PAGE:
Let’s delve a bit deeper on that last point. What do you say to critics who argue that the old maxim is true – life insurance is sold, not bought – and therefore, to build a business, consumers will always need a broker?
Ostro: We felt that wasn't really the case. We were told you’ll never be able to sell online because you need someone actively pushing the product. But in our research and in relevant user studies, we found that this is not necessarily true: A lot of people were aware of, and interested in, life insurance – and wanted to purchase it on their own. But ultimately many couldn't get through the process without going to an advisor.
The problem? People often associated the insurance purchase with a binary decision: Do I buy it, or do I not? And as we all know, the choices can be much more complicated. There are many different policies and options. Each decision can have huge coverage and cost implications. Many who start their online journeys get stuck when they reach the sections related to term length and coverage amount. They quickly realize that these decisions are complicated. It’s easier to stop the online process and go to an advisor.
People often associated the insurance purchase with a binary decision: Do I buy it, or do I not? And as we all know, the choices can be much more complicated.
At the end of the day, we're still selling a promise – and when that is offered online, it can appear risky if consumers don't fully trust what’s happening on the back end. By educating people, we build credibility. Until the customer can feel confidence in his or her decision, no one is going to pull the trigger.
Kruger: At least in North America, one reason carriers have been unsuccessful in capturing the middle market in general, and through digital channels specifically, has been misaligned expectations. Product strategies have been centered around simplified issue life insurance, with the thesis being that consumers prefer limited offerings and ease in applying for insurance over comprehensive coverage and price. However, experience has shown this is not true. Expectations around product and price are not set in a vacuum. Features and cost expectations are shaped by what is available to the traditional, fully underwritten market.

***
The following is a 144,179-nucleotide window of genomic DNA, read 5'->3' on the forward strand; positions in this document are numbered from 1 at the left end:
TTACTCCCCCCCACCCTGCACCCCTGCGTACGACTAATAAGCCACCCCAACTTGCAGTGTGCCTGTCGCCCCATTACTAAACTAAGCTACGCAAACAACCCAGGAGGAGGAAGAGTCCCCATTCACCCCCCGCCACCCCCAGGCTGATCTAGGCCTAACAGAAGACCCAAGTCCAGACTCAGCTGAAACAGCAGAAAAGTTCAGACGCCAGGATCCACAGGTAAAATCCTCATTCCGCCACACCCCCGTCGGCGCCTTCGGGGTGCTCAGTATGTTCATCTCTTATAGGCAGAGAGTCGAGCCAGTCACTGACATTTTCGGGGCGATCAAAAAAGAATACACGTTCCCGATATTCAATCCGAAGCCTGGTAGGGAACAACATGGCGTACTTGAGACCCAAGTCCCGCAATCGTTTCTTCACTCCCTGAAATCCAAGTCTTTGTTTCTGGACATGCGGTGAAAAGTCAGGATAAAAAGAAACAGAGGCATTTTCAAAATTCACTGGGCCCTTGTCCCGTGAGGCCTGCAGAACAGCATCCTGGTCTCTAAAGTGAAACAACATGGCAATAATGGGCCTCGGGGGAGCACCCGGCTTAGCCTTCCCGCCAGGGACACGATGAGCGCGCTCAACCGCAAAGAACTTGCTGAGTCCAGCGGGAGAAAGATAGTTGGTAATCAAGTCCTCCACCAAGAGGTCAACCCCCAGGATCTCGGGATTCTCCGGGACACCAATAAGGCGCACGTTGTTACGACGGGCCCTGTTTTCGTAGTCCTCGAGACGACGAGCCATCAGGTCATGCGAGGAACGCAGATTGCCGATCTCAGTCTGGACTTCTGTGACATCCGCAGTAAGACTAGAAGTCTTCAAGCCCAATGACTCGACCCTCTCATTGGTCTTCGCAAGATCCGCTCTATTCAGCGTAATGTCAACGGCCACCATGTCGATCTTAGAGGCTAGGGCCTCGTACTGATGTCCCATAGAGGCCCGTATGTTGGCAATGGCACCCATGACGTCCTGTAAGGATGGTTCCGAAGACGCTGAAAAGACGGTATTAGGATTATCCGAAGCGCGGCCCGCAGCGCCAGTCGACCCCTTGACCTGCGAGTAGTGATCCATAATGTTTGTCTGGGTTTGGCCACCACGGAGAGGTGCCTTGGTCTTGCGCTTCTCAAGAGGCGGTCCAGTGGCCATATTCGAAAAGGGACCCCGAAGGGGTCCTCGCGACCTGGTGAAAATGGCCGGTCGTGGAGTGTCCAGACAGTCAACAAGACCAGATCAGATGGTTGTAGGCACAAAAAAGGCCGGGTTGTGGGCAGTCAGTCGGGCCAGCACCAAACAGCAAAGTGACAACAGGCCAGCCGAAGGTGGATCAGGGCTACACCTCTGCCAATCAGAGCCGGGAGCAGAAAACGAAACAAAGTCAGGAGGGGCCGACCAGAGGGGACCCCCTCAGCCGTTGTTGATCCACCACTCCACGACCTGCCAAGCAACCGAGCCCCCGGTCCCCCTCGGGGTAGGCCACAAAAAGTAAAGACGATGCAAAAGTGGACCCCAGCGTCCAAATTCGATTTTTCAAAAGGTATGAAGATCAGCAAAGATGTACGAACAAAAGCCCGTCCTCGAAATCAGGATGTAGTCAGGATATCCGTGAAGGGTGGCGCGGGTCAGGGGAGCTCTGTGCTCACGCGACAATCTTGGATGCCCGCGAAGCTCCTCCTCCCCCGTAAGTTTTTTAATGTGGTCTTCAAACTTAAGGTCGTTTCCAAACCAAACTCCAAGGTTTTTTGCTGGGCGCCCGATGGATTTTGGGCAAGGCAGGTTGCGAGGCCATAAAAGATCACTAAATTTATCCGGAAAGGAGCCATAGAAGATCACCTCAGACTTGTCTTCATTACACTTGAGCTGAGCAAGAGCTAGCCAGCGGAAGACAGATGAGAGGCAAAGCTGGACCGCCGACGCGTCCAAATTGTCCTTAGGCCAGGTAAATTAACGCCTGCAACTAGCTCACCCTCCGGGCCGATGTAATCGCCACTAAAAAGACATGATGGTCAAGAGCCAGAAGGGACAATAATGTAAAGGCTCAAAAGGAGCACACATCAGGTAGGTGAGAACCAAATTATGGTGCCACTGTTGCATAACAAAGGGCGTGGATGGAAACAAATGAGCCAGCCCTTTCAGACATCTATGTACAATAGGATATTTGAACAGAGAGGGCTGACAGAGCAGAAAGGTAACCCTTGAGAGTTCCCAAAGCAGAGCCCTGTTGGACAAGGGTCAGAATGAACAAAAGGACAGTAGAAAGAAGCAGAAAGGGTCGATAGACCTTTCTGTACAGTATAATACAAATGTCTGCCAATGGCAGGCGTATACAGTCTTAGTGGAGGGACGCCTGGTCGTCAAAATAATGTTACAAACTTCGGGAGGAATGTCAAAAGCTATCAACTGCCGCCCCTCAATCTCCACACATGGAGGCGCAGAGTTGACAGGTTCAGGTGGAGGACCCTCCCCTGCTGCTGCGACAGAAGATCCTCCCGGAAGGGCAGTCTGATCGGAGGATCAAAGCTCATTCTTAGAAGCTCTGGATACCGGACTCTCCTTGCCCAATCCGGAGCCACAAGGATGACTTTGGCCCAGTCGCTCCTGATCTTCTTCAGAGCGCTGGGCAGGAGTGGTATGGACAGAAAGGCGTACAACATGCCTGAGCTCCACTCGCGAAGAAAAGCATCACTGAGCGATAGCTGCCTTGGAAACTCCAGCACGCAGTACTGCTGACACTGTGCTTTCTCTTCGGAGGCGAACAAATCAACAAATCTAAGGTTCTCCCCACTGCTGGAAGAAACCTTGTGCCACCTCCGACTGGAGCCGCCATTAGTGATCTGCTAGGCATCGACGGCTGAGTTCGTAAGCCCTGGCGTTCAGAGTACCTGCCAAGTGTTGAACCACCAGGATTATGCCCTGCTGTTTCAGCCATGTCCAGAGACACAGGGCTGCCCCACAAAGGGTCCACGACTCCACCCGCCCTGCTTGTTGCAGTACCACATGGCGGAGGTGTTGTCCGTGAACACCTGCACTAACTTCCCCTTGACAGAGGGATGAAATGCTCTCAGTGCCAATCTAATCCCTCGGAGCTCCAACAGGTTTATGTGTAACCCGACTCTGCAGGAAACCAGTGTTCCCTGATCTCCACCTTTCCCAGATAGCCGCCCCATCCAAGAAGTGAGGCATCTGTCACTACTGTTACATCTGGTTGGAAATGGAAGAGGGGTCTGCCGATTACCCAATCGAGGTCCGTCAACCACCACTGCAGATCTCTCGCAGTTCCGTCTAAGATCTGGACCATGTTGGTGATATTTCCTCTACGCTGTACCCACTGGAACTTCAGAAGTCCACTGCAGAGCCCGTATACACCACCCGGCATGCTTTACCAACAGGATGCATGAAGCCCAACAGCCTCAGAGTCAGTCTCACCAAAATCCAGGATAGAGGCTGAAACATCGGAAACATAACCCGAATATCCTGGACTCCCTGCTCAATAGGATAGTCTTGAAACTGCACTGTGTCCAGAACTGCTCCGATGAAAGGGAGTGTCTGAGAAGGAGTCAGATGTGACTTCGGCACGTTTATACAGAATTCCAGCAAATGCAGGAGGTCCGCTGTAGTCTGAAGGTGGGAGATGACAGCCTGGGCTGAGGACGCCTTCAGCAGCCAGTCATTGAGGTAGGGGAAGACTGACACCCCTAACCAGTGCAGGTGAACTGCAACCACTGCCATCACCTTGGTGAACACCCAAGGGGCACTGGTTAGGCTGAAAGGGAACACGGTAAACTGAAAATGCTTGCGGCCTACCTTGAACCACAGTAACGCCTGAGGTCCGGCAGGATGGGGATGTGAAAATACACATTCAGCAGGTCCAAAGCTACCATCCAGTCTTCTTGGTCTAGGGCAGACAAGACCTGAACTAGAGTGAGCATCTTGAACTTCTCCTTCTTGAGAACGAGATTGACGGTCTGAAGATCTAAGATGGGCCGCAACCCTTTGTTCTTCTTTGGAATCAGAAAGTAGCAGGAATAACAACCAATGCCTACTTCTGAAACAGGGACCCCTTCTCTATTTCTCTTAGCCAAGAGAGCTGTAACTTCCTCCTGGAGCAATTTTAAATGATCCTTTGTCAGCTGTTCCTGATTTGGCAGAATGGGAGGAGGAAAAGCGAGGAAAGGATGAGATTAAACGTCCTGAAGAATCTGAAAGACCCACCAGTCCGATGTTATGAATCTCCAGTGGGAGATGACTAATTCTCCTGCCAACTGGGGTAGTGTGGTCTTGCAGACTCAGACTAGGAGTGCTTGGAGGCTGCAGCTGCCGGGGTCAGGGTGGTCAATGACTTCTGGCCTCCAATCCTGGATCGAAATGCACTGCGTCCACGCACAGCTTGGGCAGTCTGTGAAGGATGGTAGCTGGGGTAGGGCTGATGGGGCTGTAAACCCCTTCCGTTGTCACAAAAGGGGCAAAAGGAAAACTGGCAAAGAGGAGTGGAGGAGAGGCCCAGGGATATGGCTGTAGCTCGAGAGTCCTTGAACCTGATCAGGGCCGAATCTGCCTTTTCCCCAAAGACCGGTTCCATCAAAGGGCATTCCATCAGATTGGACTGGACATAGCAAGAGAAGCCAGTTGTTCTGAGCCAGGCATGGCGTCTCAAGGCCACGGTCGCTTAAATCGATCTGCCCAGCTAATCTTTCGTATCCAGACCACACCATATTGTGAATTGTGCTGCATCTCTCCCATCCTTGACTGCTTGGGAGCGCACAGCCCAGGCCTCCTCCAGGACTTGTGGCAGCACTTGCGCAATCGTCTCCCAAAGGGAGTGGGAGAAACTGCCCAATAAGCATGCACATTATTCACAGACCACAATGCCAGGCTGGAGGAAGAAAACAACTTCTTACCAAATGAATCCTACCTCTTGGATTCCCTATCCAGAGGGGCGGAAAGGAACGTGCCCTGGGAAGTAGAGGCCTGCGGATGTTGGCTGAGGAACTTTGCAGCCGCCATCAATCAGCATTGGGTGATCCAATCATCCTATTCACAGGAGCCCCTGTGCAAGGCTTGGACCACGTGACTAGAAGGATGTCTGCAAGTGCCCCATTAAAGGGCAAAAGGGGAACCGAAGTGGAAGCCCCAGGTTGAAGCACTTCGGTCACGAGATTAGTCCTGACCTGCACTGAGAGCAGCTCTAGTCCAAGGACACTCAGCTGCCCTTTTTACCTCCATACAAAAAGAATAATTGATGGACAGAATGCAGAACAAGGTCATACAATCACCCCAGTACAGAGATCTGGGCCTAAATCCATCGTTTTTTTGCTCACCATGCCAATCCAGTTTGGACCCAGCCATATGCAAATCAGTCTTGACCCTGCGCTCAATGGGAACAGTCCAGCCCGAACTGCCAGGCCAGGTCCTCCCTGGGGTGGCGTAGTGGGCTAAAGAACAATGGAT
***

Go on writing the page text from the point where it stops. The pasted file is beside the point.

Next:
Kent: Not undervaluing the education component is something insurance companies bring to partnerships with entrepreneurs. We also offer expertise in regulation, licensing, and so on. Being able to educate within the industry is a big piece. It's both rewarding and helps bring our entire industry along.
Finding out what customers need and want and educating them on options sounds simple. So why is it so difficult?
Ostro:The customer needs time to learn. The biggest mistake we made at the start: We assumed each customer was going to pass through the process to a purchase in one go, and that is just not the case. Often, the customer journey begins with learning about the product, then talking with a partner, and finally weighing the options.
The customer needs to build confidence in his or her decision. So, we encourage the customer to drop off and allow the customer to save a quote and come back. We don’t force a decision; we explain options. Surprisingly, 55-60% of those who start an application with PolicyMe actually finish it – and that’s a rare accomplishment for a fully underwritten product that requires a lot of medical disclosure in the application process. But I will say that we’re never satisfied. Our goal is to find out why people do pause and then explore different avenues to meet the educational or informational needs of those prospects in a non-intrusive manner.
Surprisingly, 55-60% of those who start an application with PolicyMe actually finish it – and that’s a rare accomplishment for a fully underwritten product that requires a lot of medical disclosure in the application process.
Kent: From the start we focused on converting as many customers into sales as efficiently as possible. That meant ensuring that money and time spent on risk selection and underwriting is directed toward the right cases. So, a lot of the focus has been on optimizing that customer journey around the risk selection – but without changing the risk profile. We just changed the way we ask questions, the way we use words, and the way we explain the process.